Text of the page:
We have many folks that come to us from the SCORM world and want to know the difference between SCORM and xAPI. I answer this question so much that I thought its worth addressing (at a pretty high-level) in this blog post.
First, I’ll unpack the limitations of SCORM (much of this you may already be aware of).
- SCORM is reliant on a web browser. This means it’s impossible to track learning or job performance experiences that happen outside of a web browser using SCORM. Examples: a CPR dummy, a drivers ed simulation, etc.
- SCORM is usually reliant on a constant Internet connection. This means it’s extremely difficult to track disconnected learning or job performance experiences using SCORM. There are a couple of offline SCORM players out there. We have one that’s works really well, but most of them are typically unstable (SCORM just wasn’t intended to be used this way).
- SCORM content must be played via an LMS. We’re among those that believe most of our learning takes place outside of the LMS. With SCORM’s reliance on an LMS to play and track, the majority of our learning experiences (our most valuable learning experiences at that) are not being tracked today.
- SCORM can only track a single learner. This means it’s impossible to track team-based learning using SCORM.
- SCORM can only track a limited number of things, i.e. completion, time spent in course, pass/fail, a single score. This means there is no way for SCORM track anything beyond a course or assessment (and actually provides very little data for each).
There are other limitations of SCORM, but most are a result of the limitations listed above.
So how is xAPI different, and we would argue better, than SCORM? Simply put, it does away with all of the limitations listed above. Here are a few key benefits of the Experience API.
- The Experience API can track any experience, anywhere. We’re no longer reliant on a web browser, constant Internet connection or an LMS in order to play and track our experiences. This opens up a world of opportunities for organizations and institutions needing to train their folks. Organizations will now be able to supplement their LMS learning with learning experiences that live outside of the LMS, and use their LMS as the central repository for all of their learning records if they choose to. Some may decide to do away with their LMS entirely and replace with xAPI focused solutions.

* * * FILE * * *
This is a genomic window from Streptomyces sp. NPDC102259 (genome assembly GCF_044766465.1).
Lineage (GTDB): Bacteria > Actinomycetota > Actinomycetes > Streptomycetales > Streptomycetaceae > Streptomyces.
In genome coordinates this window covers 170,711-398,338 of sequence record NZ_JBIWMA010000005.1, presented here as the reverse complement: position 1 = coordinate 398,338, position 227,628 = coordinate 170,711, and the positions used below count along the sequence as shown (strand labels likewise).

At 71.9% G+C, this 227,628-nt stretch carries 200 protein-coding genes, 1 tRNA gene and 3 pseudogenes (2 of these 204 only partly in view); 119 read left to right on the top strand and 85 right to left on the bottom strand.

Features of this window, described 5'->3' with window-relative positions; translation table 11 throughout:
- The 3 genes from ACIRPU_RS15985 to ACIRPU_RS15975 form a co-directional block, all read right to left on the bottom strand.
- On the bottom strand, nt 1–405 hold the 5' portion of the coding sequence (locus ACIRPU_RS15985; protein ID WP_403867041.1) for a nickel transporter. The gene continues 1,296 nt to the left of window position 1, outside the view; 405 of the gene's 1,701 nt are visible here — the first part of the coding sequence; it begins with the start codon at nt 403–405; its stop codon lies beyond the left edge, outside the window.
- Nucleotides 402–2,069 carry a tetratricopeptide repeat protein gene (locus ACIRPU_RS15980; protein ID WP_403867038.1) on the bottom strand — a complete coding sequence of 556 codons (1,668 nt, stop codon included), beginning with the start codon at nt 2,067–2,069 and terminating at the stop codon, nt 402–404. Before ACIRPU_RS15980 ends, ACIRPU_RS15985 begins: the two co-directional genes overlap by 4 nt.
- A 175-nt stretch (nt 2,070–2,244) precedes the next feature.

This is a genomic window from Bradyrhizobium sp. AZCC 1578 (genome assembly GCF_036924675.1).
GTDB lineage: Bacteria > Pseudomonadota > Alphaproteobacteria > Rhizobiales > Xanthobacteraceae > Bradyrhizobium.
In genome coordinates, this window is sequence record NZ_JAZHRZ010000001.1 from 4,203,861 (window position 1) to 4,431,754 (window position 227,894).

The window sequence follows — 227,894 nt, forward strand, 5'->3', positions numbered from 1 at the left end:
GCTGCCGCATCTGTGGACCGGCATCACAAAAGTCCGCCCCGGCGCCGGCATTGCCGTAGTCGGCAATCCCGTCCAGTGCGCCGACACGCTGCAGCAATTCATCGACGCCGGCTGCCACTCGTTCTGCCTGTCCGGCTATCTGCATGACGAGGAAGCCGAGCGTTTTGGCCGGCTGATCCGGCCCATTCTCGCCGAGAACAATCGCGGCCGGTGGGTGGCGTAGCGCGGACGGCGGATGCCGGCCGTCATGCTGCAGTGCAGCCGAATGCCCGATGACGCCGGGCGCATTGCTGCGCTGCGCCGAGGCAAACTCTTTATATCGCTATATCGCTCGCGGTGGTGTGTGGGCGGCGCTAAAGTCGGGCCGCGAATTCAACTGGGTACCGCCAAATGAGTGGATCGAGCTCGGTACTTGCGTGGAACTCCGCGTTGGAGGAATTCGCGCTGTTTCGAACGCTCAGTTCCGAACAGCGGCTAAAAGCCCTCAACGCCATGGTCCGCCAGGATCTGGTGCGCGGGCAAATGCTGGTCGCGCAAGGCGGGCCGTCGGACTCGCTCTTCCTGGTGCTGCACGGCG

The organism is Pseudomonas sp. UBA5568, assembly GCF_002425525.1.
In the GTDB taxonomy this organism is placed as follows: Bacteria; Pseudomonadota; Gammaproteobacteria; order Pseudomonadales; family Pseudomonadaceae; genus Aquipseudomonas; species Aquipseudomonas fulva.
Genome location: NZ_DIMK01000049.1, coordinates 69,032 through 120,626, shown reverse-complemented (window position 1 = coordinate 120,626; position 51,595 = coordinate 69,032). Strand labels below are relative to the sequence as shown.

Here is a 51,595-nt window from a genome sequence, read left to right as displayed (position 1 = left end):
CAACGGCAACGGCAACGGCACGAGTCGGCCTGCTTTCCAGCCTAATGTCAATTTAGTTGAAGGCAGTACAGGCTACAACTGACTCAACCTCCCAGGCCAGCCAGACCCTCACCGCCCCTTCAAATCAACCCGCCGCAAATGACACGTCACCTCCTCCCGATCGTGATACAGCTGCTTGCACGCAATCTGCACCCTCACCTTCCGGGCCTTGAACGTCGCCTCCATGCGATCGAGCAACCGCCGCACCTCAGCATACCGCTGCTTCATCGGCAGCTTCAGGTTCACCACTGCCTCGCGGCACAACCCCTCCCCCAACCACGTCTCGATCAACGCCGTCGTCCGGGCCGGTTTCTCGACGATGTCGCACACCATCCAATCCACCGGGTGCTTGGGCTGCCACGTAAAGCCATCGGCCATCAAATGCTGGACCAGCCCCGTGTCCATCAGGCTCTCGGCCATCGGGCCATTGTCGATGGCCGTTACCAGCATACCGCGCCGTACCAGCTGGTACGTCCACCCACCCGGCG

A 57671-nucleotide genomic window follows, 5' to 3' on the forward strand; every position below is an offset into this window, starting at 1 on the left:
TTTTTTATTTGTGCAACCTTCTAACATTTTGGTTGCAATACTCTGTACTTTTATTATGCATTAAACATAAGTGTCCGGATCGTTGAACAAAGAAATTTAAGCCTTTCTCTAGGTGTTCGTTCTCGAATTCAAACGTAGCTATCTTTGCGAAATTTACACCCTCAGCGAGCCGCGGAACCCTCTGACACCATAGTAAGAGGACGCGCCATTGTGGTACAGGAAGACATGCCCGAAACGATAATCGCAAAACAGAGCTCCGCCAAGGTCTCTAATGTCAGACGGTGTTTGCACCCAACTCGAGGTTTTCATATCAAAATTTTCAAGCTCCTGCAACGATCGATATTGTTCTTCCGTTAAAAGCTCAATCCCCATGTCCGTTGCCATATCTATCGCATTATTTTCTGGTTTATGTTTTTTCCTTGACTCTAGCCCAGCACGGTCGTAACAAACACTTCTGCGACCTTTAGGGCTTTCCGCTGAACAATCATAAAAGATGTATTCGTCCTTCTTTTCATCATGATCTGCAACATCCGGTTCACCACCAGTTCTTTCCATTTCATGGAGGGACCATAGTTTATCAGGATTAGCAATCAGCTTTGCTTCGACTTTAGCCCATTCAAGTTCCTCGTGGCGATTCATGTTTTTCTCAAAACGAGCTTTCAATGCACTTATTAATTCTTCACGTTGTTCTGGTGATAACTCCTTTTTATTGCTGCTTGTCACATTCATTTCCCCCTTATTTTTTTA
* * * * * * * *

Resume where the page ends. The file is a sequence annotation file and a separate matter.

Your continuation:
- The Experience API uses a simple, flexible, but robust statement structure to track experiences. ‘I did this’ (Noun, Verb, Object) is the core of every xAPI Statement. Examples: ‘Andy attended DevLearn 2012’. ‘Andy resuscitated CPR dummy’. ‘Andy closed a $30,000 SCORM Engine deal’. This simple structure allows us to track any experience in any context.
- The data that the Experience API tracks is intended to be portable (unlike SCORM). xAPI Statements are sent to and stored in a Learning Record Store, which can be integrated with an LMS (see our xAPI Engine solution). The LRS is designed to store these statements, but is also designed to distribute these statements to other systems that have support for the Experience API, i.e. another LRS, an LMS, a reporting tool, a HR management system, a Talent Management System, etc.
- Because the Experience API can be used to track any experience, anywhere, organizations can also use it to track performance support and job performance. In our opinion, this is the holy grail of big data. When an organization is tracking their learning/training, performance support and job performance using the same language, i.e. xAPI, they will be able to determine the effectiveness of their training programs and measure ROI.
There are numerous other benefits of the Experience API, many of which can be found in our “Layers of the xAPI Onion” article on tincanapi.com. Here’s a PDF of this article if you’d like to take it with you.
If you still have questions after reading this about how the Experience API, and technologies that adopt it, can benefit your organization, please feel free to reach out. We’re always happy to help!